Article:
By Ana Ruiz Brictson | Staff Writer
If you are looking for a fun, interesting and fairly easy elective or general class, take Introduction to Sociology 1305.
“An introductory survey course including basic concepts in the field of sociology, the relationship of the individual to culture, groups and major social institutions,” Baylor’s course description reads.
I’m going to be honest with you: I didn’t know what I was getting myself into when I chose sociology as my minor, but I am so glad I had an interest in understanding some part of how human social relationships work.
When I walked into my first day of class, I was surprised by how my professor immediately captured my attention. He talked about the topics we would be covering throughout the semester like social structure, social control, social class, race and ethnicity and much more.
Little did I know how useful all of the lectures would be for me and how much I would be learning from the class. Through small quizzes, learning checks and fun projects, I got to learn more about other people and their lifestyles.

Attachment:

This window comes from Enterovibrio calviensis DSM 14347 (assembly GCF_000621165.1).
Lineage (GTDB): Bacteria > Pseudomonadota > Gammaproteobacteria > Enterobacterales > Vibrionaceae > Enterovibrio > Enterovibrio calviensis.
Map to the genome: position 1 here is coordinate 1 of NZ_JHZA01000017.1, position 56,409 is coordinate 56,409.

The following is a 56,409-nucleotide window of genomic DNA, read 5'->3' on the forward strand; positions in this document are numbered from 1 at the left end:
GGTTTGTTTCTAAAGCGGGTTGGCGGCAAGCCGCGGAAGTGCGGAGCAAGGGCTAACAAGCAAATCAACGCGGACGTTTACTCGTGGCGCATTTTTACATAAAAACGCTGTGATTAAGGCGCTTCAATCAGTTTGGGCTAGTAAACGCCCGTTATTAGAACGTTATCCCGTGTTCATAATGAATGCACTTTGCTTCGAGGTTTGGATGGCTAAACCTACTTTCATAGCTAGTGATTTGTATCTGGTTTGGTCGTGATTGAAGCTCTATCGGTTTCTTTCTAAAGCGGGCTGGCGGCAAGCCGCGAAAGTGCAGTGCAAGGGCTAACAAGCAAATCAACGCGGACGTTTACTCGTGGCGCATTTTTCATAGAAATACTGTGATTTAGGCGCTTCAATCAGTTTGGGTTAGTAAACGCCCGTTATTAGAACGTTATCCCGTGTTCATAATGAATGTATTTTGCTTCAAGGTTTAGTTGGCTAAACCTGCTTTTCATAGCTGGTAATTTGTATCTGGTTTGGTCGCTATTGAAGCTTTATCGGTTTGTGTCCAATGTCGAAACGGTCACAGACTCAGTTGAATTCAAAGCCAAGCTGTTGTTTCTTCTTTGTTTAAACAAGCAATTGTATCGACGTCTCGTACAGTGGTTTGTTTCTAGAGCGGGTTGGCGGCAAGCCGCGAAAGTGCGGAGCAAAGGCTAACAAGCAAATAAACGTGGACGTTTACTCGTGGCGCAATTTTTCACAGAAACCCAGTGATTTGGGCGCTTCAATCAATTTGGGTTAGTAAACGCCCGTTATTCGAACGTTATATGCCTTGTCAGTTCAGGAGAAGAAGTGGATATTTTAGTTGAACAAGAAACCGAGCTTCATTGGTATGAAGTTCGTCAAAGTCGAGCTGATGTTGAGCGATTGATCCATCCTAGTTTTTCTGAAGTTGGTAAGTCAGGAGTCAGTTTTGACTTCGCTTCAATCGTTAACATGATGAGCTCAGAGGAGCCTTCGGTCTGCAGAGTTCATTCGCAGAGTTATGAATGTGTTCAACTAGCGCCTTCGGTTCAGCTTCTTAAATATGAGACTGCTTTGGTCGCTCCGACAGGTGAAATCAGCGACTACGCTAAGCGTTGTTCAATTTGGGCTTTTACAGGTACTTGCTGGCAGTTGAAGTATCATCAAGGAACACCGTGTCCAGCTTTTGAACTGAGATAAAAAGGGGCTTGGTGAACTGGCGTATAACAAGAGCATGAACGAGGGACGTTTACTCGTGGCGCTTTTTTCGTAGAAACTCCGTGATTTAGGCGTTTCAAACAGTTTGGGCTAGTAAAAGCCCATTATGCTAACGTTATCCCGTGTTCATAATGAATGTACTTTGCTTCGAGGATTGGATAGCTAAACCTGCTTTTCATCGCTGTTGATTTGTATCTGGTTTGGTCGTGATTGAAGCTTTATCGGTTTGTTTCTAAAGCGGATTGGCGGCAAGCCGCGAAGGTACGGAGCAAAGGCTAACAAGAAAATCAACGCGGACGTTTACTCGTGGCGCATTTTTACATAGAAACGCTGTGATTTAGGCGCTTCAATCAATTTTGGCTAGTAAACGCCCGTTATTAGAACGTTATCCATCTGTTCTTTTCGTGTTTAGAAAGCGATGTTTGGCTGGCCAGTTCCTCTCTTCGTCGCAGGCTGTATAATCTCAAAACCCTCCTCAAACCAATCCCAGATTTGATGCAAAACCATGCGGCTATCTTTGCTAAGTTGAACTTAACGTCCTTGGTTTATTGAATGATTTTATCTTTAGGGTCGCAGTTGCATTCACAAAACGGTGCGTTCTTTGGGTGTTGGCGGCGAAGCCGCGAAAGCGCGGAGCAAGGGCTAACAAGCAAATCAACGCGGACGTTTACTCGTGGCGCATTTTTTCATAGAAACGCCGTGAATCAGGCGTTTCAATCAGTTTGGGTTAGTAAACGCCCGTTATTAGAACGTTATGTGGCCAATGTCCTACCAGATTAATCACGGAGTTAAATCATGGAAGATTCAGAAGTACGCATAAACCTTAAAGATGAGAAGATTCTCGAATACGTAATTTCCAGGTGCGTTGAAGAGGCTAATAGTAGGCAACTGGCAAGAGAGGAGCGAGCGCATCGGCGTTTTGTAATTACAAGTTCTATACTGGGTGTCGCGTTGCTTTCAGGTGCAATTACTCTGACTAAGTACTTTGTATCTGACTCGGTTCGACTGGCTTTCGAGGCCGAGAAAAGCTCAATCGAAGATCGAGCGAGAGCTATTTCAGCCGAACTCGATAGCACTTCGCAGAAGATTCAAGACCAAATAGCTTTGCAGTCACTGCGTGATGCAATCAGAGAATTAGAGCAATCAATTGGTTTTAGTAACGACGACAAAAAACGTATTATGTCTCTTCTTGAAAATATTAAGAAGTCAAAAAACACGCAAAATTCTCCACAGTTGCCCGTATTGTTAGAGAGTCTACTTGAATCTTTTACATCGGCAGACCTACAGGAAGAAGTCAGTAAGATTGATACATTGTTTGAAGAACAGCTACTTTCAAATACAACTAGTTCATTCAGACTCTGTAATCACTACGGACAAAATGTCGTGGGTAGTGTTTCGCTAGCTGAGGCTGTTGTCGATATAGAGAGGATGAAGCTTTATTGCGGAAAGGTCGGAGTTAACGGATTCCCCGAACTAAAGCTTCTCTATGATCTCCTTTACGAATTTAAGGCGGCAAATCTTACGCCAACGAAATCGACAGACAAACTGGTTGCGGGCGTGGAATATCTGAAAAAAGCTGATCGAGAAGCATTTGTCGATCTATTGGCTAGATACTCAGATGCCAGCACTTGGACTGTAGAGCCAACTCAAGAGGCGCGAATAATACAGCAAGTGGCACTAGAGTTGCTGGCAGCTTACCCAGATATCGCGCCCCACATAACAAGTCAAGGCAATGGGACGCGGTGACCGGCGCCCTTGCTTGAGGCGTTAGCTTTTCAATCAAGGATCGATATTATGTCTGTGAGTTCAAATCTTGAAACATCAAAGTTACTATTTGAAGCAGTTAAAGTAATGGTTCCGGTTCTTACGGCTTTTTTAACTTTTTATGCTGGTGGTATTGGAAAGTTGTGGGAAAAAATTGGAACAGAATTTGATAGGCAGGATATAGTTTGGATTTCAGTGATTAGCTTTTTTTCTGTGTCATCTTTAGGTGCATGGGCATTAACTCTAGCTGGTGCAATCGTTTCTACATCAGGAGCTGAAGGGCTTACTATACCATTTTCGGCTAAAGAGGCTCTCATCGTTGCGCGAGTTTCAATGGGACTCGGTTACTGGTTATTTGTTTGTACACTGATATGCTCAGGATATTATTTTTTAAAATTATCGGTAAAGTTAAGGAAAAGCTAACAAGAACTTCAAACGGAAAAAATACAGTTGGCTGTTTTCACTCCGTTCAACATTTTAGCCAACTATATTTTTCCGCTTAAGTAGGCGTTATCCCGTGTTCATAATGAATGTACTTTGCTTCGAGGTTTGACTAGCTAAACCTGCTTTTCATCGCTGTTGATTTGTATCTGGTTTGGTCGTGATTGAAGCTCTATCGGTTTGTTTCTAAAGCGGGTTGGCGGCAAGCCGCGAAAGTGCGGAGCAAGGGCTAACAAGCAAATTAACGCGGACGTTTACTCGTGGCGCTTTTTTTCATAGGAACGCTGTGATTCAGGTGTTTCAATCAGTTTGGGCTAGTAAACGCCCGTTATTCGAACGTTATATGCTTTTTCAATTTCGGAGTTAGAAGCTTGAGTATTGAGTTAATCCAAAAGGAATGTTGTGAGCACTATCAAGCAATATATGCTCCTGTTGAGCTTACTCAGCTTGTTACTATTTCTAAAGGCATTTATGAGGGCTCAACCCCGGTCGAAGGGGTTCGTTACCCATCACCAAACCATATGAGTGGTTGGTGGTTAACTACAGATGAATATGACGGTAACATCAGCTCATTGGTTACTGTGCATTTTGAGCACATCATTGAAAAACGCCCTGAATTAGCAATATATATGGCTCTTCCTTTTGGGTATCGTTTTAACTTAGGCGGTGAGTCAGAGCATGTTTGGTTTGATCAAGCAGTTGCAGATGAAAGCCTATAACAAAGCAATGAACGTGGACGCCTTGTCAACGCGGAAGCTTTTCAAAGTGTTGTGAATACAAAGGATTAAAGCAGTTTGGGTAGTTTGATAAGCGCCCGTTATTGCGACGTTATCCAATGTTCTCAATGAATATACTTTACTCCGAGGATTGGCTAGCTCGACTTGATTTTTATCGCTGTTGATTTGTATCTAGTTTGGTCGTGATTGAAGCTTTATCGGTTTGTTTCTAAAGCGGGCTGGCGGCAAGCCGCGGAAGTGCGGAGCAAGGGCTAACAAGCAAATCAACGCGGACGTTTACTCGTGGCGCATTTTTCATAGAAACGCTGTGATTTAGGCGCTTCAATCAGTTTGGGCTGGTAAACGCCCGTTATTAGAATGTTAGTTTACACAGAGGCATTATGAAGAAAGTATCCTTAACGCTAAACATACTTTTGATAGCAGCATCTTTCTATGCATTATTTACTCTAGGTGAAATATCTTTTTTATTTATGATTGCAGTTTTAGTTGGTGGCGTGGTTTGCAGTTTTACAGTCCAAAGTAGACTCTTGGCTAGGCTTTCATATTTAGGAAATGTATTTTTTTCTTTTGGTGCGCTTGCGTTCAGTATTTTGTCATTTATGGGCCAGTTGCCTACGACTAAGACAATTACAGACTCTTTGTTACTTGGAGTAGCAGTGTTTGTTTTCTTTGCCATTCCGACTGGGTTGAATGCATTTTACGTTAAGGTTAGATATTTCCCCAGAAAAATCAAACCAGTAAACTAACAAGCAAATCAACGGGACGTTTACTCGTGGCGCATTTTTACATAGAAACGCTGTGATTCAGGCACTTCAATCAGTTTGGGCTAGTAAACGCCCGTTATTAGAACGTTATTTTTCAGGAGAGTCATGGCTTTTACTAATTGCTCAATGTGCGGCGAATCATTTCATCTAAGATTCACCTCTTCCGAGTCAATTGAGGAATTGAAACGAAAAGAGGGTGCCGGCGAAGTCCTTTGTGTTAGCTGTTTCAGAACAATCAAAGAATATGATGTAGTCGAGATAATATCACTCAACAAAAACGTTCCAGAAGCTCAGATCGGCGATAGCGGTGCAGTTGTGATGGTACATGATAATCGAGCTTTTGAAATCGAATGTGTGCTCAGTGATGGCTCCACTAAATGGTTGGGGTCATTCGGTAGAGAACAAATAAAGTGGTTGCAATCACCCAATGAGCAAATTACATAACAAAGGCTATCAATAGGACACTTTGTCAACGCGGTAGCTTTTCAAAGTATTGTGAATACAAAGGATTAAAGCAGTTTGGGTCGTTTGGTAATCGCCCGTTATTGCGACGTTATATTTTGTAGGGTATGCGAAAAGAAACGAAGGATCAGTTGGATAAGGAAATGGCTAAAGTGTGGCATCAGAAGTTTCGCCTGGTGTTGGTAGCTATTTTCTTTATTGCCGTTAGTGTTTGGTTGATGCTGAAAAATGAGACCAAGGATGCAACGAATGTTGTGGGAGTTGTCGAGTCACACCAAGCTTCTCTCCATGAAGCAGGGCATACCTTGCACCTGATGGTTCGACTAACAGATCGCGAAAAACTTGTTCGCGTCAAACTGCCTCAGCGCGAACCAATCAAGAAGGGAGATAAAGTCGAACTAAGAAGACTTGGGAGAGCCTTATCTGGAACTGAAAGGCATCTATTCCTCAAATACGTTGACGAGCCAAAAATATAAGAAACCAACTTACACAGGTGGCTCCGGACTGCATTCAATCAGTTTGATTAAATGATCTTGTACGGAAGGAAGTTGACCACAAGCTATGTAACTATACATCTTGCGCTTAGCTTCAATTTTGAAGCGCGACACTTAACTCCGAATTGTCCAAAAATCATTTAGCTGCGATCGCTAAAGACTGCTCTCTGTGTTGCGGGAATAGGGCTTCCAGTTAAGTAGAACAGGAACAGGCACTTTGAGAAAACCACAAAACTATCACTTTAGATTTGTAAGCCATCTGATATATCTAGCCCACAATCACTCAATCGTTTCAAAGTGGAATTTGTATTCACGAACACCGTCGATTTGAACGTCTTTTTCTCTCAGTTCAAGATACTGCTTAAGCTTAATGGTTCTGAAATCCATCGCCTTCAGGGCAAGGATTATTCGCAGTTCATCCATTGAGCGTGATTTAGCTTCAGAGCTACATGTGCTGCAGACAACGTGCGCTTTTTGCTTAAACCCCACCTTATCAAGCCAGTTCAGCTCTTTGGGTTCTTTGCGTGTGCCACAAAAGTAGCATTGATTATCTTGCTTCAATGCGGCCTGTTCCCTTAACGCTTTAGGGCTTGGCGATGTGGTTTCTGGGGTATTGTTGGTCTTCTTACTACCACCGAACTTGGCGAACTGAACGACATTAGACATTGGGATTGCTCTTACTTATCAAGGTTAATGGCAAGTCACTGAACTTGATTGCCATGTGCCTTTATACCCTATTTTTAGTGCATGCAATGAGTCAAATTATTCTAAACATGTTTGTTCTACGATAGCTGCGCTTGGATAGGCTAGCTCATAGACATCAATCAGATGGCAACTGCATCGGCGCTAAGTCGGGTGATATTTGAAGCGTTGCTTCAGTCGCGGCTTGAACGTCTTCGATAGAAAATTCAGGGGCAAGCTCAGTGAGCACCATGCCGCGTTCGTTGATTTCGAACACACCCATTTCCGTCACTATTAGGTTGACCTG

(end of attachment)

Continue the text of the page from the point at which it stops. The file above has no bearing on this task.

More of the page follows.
The class itself offers an expanded view of the world, touching subjects that could make some people uncomfortable but are fascinating once fully understood. One of the most interesting subjects I learned about was the explanation of why people feel the need to respond in a certain matter to any situation.
I found myself laughing, intrigued by every subject and taking the course very seriously. I even caught myself upset when I couldn’t make it to class when I was sick.
This course should be one many students consider taking throughout their time at Baylor because it opens up a whole other view of the way society functions. It brings in a new perspective and diverse understanding of how people may be “different” from us and work the way they do.
So, take the opportunity, if you have it, to take this course. I guarantee you will learn something from it and apply it to your own life. Whether it is through observation or practice, sociology 1305 has truly made a difference in my education.